Niels Bohr Lecture by Prof. Jeff Kimble

Prof. Jeff Kimble

Prof. Jeff Kimble, Caltech.

Upcoming Niels Bohr Lecture
Quantum Networks

Wednesday, June 12, 2013 at 15:15 in Aud. 3 at HCØ.

Quantum networks offer opportunities for the exploration of physical
systems that have not heretofore existed in the natural world with
applications to quantum computation, communication, metrology, and quantum
many-body physics. To create a quantum network, quantum states are
generated and stored locally in quantum nodes. These nodes interact over
quantum channels to enable entanglement to be spread across the network.

In my lecture, I will provide an overview of quantum networks from formal
to physical. I will discuss research for the laboratory realization of
small networks composed of atoms that interact strongly by way of single
photons. The goal is to achieve lithographic quantum optical circuits, for
which atoms are trapped near nano-scopic dielectric structures and wired
together by photons propagating through optical waveguides. Single atoms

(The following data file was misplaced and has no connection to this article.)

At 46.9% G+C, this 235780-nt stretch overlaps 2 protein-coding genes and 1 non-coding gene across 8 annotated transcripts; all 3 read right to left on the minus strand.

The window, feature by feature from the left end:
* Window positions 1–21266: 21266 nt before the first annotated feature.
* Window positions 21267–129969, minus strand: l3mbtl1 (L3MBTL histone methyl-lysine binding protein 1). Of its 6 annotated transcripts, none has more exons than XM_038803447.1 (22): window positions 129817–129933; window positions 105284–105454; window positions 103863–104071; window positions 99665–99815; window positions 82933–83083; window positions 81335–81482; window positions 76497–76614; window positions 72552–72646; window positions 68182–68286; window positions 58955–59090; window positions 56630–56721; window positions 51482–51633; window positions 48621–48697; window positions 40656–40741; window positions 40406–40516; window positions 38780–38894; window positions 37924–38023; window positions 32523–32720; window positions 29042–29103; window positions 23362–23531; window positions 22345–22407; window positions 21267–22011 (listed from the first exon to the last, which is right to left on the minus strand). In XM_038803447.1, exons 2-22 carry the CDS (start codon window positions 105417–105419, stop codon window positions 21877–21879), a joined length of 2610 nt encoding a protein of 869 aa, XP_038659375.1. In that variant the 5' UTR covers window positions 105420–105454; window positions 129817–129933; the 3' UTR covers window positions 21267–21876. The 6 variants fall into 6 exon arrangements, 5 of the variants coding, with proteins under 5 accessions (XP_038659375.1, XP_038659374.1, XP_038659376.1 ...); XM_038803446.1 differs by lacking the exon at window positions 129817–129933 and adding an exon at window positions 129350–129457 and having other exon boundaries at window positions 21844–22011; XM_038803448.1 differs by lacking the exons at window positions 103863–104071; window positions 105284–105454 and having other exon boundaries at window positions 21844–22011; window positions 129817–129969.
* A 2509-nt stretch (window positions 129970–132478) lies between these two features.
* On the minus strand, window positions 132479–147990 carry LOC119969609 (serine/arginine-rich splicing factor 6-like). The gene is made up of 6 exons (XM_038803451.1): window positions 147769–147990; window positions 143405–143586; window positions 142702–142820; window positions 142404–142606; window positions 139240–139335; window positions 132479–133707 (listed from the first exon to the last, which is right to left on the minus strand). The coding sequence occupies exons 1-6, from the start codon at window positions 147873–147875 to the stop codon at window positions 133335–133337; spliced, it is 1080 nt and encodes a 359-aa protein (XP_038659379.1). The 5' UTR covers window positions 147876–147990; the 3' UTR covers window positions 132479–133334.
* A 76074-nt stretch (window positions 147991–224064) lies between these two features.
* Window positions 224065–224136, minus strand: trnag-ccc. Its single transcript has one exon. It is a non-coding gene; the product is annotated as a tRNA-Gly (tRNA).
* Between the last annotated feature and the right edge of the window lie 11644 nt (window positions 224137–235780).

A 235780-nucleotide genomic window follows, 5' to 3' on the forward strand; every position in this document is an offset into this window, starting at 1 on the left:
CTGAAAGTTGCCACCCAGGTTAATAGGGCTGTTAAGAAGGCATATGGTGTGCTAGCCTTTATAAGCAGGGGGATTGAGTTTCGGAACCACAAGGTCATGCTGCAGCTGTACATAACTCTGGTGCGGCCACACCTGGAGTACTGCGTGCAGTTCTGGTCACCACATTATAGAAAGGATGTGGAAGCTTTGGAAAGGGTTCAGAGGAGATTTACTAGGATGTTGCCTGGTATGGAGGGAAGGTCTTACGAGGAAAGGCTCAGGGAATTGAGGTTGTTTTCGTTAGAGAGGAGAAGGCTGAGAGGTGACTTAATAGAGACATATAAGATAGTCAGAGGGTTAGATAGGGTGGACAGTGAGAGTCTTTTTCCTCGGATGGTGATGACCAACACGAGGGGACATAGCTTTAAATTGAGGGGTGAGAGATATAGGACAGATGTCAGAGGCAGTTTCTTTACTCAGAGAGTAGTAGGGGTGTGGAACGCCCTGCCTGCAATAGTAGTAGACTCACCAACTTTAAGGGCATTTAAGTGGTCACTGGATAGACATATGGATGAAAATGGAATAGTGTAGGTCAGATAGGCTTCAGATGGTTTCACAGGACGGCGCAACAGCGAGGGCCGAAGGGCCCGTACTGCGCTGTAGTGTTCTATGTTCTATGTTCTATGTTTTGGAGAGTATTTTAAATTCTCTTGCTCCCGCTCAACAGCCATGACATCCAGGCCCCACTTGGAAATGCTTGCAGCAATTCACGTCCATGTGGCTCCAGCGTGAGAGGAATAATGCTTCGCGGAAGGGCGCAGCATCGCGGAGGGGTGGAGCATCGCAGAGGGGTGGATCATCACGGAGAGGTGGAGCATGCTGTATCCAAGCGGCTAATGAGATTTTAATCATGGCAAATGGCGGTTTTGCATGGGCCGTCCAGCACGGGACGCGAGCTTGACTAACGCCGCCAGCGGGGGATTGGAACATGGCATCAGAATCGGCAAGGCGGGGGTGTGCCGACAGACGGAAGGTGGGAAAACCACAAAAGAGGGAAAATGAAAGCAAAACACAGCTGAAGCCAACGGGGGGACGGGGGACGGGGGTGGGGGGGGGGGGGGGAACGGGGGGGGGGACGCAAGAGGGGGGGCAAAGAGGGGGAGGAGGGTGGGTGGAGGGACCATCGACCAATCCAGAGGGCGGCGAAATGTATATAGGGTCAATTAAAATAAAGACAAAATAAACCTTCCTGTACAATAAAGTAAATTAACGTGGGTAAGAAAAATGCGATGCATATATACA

can endow quantum functionality for otherwise linear optical circuits and
thereby provide the capability to build quantum networks component by

About Jeff Kimble

Kimble became a professor of physics at Caltech in 1989. He was named Valentine Professor in 1997 and director of the Institute for Quantum Information and Matter at Caltech in 2011. He has cemented his reputation in quantum optics through discoveries relating to quantum measurement and quantum information science.

Kimble's research has led to greater understanding of novel quantum states of the electromagnetic field, such as "squeezed" and "antibunched" light. His demonstration in 1995 of a quantum phase gate that operated at the single photon level and was suitable for the implementation of rudimentary quantum logic has been considered seminal in establishing the experimental foundations of quantum information science. Kimble and his colleagues have also made important contributions to theoretical physics, including a new paradigm for the realization of distributed quantum networks.